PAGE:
I snapped away at a few views and flowers, as an excuse to catch my unfit breath but was disinterested in hiking behind my camera lens so hope the atmosphere has been sufficiently captured from my relatively spontaneous, yet wonderfully rewarding day in the park!



Waterfalls, waterfalls and waterfalls. 27th June Weather: cloudy Temp: 24C The next day in Cairns was indeed poor weather again. At this point, I had not seen the sun now for days. My money was dripping away but without a hot beach to sit on and not spend it, I decided to spend it and enjoy every moment I had in the “sunshine state”. I hired a car. I met a Polish girl the previous day on my Daintree trip and a Swiss girl in my room the night before. I took the plunge and, so with two new friends, the lonely planet and vague idea of where we were going: I put the Toyota Corolla into Drive and off we went. (I hate automatics)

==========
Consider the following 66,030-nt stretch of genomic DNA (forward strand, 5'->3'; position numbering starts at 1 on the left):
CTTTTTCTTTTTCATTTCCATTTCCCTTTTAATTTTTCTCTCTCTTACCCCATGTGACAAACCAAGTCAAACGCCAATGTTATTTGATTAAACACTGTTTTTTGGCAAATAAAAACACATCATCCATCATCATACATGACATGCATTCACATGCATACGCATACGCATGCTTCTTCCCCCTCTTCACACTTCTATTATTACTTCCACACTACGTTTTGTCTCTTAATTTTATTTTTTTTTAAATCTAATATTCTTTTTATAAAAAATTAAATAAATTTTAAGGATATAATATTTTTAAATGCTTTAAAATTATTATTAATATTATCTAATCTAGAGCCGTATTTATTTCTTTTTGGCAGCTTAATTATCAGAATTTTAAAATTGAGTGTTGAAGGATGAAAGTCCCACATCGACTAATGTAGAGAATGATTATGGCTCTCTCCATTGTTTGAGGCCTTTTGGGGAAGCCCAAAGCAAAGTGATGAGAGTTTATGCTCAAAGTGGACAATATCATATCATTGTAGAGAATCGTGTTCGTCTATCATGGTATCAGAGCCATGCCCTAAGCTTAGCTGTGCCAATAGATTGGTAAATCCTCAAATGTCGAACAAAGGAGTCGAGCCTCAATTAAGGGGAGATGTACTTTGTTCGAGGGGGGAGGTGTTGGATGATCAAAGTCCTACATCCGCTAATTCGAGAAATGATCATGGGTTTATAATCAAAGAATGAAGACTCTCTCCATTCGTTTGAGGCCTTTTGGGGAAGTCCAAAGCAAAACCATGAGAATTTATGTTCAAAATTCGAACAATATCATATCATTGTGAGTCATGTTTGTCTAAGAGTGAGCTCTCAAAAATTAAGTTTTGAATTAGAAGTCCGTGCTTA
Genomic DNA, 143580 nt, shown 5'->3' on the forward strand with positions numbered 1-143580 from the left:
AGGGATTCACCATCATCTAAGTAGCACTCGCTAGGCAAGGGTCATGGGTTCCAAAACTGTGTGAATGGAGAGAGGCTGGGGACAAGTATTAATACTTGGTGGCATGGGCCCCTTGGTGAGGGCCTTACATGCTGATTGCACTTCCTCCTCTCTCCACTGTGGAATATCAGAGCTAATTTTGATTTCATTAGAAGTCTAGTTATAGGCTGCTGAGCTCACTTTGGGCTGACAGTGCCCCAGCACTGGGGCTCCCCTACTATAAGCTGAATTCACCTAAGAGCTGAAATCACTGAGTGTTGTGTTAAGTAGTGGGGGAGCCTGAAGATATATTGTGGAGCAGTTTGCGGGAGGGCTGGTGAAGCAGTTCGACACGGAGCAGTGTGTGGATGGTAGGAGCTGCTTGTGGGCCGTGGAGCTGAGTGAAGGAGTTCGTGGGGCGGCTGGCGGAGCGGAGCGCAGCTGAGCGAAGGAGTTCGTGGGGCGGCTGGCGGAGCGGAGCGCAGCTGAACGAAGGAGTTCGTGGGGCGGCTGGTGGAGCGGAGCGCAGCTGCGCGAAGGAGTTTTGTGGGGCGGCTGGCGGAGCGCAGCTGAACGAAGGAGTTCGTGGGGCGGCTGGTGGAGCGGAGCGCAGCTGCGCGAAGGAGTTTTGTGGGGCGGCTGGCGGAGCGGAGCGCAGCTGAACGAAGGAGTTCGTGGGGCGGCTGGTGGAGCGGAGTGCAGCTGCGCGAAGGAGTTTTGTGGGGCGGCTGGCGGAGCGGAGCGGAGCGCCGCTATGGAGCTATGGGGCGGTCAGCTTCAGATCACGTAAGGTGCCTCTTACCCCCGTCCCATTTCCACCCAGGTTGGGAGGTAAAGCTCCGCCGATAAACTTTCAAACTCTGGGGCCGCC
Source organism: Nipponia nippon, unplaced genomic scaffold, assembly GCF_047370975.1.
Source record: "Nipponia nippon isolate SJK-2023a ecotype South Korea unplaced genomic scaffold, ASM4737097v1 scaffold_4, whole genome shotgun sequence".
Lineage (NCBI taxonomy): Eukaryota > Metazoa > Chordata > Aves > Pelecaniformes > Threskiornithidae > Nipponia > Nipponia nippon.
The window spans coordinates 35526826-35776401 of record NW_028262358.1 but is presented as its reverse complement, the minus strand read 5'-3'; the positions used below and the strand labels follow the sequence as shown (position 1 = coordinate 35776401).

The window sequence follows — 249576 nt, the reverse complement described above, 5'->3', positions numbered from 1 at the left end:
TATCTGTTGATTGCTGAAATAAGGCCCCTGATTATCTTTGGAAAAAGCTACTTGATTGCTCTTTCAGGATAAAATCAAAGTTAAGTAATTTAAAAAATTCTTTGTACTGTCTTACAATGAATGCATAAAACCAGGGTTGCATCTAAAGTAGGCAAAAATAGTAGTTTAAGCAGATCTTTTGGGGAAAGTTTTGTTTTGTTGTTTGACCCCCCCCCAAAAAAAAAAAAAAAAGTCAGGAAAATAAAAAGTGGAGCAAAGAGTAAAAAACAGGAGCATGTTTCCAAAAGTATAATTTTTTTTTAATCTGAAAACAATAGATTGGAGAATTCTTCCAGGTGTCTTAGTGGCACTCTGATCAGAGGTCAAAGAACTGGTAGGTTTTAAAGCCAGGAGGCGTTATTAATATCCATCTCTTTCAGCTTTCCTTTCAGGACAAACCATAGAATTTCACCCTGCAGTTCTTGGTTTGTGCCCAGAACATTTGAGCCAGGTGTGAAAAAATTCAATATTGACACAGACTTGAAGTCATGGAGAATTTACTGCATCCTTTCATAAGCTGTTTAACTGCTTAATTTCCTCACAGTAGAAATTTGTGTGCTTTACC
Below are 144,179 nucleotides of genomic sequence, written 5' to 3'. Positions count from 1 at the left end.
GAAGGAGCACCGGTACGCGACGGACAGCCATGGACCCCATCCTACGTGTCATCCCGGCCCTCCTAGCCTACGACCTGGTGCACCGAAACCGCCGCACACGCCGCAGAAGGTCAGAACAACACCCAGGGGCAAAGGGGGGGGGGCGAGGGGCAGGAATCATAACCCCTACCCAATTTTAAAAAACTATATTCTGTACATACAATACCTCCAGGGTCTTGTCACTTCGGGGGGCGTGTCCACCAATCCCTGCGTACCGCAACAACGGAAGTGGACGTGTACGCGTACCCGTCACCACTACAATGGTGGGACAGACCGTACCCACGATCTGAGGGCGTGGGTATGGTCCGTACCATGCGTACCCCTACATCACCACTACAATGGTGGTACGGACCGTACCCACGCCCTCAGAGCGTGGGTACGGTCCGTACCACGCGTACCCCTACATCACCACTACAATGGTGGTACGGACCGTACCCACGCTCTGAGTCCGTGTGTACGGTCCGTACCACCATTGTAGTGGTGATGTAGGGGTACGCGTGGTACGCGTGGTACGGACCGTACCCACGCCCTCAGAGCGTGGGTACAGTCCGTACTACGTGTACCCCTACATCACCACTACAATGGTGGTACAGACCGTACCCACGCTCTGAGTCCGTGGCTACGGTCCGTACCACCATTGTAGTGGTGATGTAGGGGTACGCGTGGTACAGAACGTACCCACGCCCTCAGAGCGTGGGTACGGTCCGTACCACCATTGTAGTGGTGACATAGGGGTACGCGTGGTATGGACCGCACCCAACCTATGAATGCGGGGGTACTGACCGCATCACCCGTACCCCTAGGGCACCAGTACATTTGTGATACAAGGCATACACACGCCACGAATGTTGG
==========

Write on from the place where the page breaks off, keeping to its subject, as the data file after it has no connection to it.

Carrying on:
With ONLY the Lonely Planet for reference (I don’t bother with GPS) we headed out of Cairns hoping we were going south. After a few wrong turns we got onto the Bruce Highway (does anyone else find that funny?) heading towards Gordonvale, took a sharp right and drove up into the hills towards the waterfall circuit. The view was spectacular and although I loathe automatic transmission, It made the hairpin bends, steep hills and frequent road work stops ( due to landslides!) much easier, if a little boring, to handle.